Harlequin wrote:
    Screw SilverLight. I just want the bloody ignore button ASAP.

    Can I hear an "Amen!", brother?!

  • C9 V4 Silverlight!

    dotnetjunkie wrote:

    One more vote for a 'Silverlighted' Channel9 !!

    That would be so cool, I can hardly wait!

    Ah, and please make it so that you can only use the site/forums with the Silverlight plugin installed, that way we can get rid of people like emet

    No, let's not.

    1.  It kind of proves their point, if you shut them out.
    2.  Not all Linux folk are "emets" or "beers".
    3.  We have our own trolls, like DarthVista.
    4.  If MS is going to truly succeed here (and I think they are well on their way, after yesterday) then within the next year they need to port Silverlight to Linux and within 2 years they need full desktop support of .NET (no ASP.NET or Winforms, but WCF, WPF, etc.) on all platforms as well.  Clickonce desktop applications are likely to be more useful than silverlight applications, after all.

    Come on, just because we have some Linux trolls is no reason to bash Linux or Linux users.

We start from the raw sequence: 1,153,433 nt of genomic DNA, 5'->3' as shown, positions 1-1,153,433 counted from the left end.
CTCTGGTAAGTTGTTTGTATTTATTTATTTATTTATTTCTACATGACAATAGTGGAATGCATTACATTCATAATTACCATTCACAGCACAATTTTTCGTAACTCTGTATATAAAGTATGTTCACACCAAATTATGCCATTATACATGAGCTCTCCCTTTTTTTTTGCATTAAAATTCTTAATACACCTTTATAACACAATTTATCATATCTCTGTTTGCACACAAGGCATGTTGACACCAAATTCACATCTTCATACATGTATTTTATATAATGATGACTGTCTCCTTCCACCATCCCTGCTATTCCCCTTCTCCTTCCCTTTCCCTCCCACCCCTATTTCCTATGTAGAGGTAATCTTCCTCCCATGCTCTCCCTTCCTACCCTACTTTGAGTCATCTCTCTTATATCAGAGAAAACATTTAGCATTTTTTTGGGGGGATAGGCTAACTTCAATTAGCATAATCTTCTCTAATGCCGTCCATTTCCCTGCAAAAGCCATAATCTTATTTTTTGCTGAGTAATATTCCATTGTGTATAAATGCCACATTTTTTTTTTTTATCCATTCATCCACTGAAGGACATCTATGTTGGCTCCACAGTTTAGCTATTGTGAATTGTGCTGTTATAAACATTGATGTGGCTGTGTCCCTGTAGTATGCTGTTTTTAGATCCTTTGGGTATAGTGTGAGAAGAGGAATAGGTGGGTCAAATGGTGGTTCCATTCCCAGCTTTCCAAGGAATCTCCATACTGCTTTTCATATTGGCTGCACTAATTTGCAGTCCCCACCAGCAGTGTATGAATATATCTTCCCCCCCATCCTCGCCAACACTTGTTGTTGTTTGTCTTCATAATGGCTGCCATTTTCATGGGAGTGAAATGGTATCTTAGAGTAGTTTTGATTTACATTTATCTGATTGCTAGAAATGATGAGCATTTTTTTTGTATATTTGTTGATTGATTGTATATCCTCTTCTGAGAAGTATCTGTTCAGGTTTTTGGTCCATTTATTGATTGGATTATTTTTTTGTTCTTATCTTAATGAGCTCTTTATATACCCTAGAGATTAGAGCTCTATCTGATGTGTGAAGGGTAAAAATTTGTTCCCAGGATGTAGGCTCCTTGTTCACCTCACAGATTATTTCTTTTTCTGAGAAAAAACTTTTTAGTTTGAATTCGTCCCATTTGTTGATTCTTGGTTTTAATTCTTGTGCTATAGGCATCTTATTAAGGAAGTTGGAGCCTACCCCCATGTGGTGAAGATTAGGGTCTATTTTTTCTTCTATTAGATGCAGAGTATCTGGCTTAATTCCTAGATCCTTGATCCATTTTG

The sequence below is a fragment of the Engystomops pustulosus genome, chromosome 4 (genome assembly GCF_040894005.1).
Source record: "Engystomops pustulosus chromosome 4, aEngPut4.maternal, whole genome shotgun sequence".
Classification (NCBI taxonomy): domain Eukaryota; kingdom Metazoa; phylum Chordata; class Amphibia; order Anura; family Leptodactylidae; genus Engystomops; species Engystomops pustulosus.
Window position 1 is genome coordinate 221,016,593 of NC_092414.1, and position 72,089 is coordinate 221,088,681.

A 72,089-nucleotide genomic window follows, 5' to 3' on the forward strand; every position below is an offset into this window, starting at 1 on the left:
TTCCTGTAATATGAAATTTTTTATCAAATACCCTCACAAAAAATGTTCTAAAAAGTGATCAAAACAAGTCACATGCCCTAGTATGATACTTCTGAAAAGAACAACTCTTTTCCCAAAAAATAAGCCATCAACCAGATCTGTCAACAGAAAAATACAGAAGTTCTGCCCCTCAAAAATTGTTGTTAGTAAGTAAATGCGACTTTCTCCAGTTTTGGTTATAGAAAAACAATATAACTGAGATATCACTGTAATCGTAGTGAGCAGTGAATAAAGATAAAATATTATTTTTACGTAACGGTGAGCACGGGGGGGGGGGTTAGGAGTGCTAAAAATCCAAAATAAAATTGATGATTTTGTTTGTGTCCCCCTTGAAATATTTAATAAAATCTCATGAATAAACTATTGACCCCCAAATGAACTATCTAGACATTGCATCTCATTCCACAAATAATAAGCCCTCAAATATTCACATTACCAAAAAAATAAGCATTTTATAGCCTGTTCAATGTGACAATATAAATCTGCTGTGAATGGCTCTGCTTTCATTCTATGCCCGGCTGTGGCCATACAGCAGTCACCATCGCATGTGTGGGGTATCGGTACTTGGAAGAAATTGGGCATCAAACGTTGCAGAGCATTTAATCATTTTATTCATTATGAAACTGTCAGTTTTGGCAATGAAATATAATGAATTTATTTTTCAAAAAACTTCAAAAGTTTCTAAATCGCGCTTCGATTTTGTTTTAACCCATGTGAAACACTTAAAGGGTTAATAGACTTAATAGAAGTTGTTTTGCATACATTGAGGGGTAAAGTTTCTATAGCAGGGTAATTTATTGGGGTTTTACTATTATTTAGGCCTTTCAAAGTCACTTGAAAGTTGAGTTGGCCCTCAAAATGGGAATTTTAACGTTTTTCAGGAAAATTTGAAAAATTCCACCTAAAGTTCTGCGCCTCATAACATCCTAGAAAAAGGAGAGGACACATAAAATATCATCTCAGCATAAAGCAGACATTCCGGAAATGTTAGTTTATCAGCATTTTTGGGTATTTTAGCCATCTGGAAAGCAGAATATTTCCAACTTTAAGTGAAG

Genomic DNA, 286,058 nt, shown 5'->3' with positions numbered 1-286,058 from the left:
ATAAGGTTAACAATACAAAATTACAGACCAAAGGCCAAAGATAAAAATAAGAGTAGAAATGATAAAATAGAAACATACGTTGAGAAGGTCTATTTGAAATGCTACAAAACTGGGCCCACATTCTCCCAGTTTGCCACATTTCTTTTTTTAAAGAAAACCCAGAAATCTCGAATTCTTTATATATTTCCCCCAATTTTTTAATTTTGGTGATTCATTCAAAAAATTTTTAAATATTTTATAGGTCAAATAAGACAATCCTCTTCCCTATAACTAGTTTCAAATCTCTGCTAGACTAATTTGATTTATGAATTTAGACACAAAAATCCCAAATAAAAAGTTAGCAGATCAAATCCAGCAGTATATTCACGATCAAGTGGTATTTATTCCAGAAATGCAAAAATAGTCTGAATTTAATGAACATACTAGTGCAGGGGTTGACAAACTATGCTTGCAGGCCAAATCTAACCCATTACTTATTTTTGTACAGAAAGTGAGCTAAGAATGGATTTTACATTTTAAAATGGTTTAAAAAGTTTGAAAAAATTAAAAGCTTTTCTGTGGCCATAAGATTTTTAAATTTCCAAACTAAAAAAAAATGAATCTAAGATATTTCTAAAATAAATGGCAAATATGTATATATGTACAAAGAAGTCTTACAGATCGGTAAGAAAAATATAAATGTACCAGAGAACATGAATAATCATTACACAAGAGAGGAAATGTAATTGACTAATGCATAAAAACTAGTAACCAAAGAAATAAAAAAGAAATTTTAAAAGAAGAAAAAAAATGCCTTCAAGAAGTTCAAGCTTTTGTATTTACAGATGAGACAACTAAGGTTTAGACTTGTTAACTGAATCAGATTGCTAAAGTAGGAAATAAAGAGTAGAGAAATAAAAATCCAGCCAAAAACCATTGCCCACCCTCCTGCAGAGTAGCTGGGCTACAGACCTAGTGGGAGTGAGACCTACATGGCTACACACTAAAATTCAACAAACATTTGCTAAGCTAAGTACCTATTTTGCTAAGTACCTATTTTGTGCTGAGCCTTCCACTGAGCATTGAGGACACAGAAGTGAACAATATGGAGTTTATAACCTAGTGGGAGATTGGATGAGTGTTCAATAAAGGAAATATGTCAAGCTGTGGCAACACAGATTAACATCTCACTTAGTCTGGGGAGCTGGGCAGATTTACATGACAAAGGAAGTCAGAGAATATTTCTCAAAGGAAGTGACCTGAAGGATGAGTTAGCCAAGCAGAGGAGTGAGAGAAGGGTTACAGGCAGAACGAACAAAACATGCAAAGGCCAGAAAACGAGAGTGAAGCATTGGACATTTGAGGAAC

• Ubuntu! Ubuntu! Ubuntu!

    emet wrote:
    It seems to be a little biased towards Windows, at least the different "features" he is comparing. But a well thought out review none the less.


    Installation - If this section is biased towards windows, then you've proven one of the biggest complaints about Linux.  However, it's not, because Linux distros have come a long way with regards to installation.

    Hardware and PnP - Uhmm... if this is a bias towards Windows, Ubuntu's got problems.  In fact, Linux in general does have issues with hardware support, but I find it wrong to consider this comparison biased just because Linux doesn't support every piece of hardware under the sun.

    Software installation - Since you brag about apt, I guess you don't consider this one biased.

    Word processing - Since Windows doesn't come with anything other than WordPad, I'd say this was biased towards Ubuntu.  If he hadn't dinged them for the fact that Office is a separate purchase I'd have a different opinion.  But then, in that case I'm sure Vista would have one this category easily.

    Indexing/search - Maybe a Vista bias, since this is a core feature of Vista, while it's just an add-on program for Ubuntu.